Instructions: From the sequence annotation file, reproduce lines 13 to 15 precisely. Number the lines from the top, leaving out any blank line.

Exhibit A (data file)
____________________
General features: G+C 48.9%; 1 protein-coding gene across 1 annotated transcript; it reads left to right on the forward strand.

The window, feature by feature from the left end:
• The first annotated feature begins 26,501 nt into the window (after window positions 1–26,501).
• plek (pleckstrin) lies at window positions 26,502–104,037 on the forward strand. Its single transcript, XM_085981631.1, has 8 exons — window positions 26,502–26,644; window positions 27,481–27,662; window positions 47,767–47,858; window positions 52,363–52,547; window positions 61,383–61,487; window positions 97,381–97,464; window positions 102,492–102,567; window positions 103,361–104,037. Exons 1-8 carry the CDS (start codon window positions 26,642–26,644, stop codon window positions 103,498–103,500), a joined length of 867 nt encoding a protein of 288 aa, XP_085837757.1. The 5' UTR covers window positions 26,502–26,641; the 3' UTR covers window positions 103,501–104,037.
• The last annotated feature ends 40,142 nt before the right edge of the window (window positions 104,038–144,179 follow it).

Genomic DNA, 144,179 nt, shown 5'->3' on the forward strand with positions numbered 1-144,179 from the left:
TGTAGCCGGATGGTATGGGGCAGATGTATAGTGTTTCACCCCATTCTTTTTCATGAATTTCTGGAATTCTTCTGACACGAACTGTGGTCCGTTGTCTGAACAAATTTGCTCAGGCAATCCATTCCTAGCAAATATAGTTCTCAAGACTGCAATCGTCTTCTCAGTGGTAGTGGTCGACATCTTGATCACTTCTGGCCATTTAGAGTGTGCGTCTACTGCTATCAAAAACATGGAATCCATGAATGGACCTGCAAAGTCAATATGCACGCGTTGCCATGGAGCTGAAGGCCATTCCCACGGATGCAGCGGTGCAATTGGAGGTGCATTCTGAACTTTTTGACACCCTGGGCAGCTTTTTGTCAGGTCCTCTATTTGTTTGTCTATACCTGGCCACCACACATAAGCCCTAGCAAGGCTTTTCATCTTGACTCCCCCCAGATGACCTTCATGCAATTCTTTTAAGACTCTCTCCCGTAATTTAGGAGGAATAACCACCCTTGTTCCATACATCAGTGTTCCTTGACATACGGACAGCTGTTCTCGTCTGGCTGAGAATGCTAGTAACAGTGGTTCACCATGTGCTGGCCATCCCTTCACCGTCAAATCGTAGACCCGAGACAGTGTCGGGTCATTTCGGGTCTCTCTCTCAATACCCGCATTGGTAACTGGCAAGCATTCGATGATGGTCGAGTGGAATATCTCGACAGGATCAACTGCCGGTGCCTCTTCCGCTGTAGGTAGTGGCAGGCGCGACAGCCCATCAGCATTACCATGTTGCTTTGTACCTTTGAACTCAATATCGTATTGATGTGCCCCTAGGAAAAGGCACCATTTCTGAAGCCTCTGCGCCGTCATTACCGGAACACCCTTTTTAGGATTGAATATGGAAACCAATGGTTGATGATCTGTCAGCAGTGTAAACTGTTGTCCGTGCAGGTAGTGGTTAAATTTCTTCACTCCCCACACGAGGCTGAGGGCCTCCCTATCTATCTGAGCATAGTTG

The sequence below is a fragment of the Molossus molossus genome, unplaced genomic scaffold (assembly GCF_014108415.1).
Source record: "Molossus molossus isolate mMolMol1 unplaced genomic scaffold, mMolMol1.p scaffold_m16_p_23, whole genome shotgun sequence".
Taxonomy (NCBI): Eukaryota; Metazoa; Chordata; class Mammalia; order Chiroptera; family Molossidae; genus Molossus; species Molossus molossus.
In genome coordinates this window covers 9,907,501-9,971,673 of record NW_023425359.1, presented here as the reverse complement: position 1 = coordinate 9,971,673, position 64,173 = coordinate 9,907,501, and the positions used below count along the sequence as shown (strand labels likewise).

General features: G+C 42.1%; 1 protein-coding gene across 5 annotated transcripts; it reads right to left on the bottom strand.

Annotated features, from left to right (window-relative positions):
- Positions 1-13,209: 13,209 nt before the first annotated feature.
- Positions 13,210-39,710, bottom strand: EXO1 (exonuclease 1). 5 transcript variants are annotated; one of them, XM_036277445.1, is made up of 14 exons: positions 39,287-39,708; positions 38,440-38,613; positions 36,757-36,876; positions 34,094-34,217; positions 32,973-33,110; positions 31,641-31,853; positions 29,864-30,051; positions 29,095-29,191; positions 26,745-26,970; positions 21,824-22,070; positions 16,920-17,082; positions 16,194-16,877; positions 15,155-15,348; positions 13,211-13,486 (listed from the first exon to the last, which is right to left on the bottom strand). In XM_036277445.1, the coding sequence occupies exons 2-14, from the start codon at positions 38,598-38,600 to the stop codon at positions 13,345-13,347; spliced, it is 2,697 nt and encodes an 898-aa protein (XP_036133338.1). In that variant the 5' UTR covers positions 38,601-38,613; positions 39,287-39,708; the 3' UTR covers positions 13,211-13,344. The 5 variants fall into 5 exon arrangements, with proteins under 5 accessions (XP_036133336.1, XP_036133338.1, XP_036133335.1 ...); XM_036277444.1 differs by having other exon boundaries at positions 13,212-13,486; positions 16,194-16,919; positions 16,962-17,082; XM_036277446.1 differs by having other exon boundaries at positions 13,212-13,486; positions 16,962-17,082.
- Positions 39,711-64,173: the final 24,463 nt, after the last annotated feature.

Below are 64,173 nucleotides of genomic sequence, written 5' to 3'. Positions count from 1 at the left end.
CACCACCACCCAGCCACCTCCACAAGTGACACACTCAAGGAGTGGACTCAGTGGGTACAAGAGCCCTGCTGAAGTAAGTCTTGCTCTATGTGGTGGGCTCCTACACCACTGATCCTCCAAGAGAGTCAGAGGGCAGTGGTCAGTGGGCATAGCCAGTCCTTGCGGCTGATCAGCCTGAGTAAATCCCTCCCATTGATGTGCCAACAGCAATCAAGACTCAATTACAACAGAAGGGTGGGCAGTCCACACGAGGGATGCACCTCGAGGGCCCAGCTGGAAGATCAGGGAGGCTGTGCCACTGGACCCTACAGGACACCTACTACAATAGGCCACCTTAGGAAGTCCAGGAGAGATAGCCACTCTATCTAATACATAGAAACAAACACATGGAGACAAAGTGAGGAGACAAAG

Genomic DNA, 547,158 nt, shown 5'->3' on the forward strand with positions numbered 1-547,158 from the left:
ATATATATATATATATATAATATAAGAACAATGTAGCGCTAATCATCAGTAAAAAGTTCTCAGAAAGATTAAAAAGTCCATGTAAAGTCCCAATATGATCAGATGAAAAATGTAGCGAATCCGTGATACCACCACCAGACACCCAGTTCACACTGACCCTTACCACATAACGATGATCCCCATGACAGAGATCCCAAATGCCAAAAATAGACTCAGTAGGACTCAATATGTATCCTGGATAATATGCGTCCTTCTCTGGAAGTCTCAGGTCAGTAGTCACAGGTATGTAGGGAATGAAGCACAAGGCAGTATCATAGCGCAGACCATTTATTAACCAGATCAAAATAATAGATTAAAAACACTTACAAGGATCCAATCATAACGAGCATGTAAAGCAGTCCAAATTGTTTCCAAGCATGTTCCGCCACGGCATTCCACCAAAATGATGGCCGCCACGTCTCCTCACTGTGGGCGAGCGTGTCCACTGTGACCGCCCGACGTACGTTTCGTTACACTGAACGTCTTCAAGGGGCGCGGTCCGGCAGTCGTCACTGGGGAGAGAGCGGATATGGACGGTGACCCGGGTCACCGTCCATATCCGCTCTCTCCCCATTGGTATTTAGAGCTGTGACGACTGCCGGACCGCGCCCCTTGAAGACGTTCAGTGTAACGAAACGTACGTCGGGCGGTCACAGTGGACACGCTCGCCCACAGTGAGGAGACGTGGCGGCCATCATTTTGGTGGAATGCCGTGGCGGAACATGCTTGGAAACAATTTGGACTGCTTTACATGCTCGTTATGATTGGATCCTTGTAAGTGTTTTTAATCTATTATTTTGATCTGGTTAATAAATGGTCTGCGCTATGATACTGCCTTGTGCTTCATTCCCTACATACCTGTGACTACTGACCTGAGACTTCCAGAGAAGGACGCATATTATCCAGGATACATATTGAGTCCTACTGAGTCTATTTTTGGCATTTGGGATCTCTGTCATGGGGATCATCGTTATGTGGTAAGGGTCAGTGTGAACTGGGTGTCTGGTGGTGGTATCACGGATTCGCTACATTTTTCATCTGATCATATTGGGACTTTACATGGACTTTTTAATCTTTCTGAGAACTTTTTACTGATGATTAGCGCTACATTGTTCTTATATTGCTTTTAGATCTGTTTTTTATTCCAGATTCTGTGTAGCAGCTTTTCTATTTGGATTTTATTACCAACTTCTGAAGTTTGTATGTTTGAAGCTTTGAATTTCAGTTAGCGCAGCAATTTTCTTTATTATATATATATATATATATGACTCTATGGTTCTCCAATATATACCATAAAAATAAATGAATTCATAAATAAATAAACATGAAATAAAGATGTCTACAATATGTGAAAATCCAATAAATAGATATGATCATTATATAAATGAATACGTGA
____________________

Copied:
Annotated features, from left to right (window-relative positions):
- Positions 1-13,209: 13,209 nt before the first annotated feature.
- Positions 13,210-39,710, bottom strand: EXO1 (exonuclease 1). 5 transcript variants are annotated; one of them, XM_036277445.1, is made up of 14 exons: positions 39,287-39,708; positions 38,440-38,613; positions 36,757-36,876; positions 34,094-34,217; positions 32,973-33,110; positions 31,641-31,853; positions 29,864-30,051; positions 29,095-29,191; positions 26,745-26,970; positions 21,824-22,070; positions 16,920-17,082; positions 16,194-16,877; positions 15,155-15,348; positions 13,211-13,486 (listed from the first exon to the last, which is right to left on the bottom strand). In XM_036277445.1, the coding sequence occupies exons 2-14, from the start codon at positions 38,598-38,600 to the stop codon at positions 13,345-13,347; spliced, it is 2,697 nt and encodes an 898-aa protein (XP_036133338.1). In that variant the 5' UTR covers positions 38,601-38,613; positions 39,287-39,708; the 3' UTR covers positions 13,211-13,344. The 5 variants fall into 5 exon arrangements, with proteins under 5 accessions (XP_036133336.1, XP_036133338.1, XP_036133335.1 ...); XM_036277444.1 differs by having other exon boundaries at positions 13,212-13,486; positions 16,194-16,919; positions 16,962-17,082; XM_036277446.1 differs by having other exon boundaries at positions 13,212-13,486; positions 16,962-17,082.